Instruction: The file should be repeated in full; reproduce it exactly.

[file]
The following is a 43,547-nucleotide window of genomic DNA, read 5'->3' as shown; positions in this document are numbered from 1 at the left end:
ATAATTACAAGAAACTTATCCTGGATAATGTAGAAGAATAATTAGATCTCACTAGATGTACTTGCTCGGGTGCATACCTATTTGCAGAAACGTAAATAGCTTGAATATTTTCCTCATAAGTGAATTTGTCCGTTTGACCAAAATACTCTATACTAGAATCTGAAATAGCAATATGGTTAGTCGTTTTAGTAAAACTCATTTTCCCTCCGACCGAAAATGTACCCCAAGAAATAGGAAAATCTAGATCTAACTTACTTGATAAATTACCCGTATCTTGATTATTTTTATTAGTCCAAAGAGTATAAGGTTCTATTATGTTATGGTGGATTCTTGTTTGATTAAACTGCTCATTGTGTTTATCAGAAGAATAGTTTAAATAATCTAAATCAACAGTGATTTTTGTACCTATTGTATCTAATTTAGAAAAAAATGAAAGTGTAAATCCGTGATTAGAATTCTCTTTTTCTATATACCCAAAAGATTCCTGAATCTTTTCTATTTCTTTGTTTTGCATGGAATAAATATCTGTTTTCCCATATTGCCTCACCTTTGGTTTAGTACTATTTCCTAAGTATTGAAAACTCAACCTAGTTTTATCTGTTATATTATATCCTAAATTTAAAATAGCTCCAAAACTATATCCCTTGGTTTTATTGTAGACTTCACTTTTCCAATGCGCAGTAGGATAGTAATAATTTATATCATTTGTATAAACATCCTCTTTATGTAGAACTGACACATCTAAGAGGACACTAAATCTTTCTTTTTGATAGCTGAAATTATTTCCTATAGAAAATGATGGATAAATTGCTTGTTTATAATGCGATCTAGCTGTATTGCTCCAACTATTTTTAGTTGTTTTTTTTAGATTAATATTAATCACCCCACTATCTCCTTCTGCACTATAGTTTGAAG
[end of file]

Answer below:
The following is a 43,547-nucleotide window of genomic DNA, read 5'->3' as shown; positions in this document are numbered from 1 at the left end:
ATAATTACAAGAAACTTATCCTGGATAATGTAGAAGAATAATTAGATCTCACTAGATGTACTTGCTCGGGTGCATACCTATTTGCAGAAACGTAAATAGCTTGAATATTTTCCTCATAAGTGAATTTGTCCGTTTGACCAAAATACTCTATACTAGAATCTGAAATAGCAATATGGTTAGTCGTTTTAGTAAAACTCATTTTCCCTCCGACCGAAAATGTACCCCAAGAAATAGGAAAATCTAGATCTAACTTACTTGATAAATTACCCGTATCTTGATTATTTTTATTAGTCCAAAGAGTATAAGGTTCTATTATGTTATGGTGGATTCTTGTTTGATTAAACTGCTCATTGTGTTTATCAGAAGAATAGTTTAAATAATCTAAATCAACAGTGATTTTTGTACCTATTGTATCTAATTTAGAAAAAAATGAAAGTGTAAATCCGTGATTAGAATTCTCTTTTTCTATATACCCAAAAGATTCCTGAATCTTTTCTATTTCTTTGTTTTGCATGGAATAAATATCTGTTTTCCCATATTGCCTCACCTTTGGTTTAGTACTATTTCCTAAGTATTGAAAACTCAACCTAGTTTTATCTGTTATATTATATCCTAAATTTAAAATAGCTCCAAAACTATATCCCTTGGTTTTATTGTAGACTTCACTTTTCCAATGCGCAGTAGGATAGTAATAATTTATATCATTTGTATAAACATCCTCTTTATGTAGAACTGACACATCTAAGAGGACACTAAATCTTTCTTTTTGATAGCTGAAATTATTTCCTATAGAAAATGATGGATAAATTGCTTGTTTATAATGCGATCTAGCTGTATTGCTCCAACTATTTTTAGTTGTTTTTTTTAGATTAATATTAATCACCCCACTATCTCCTTCTGCACTATAGTTTGAAG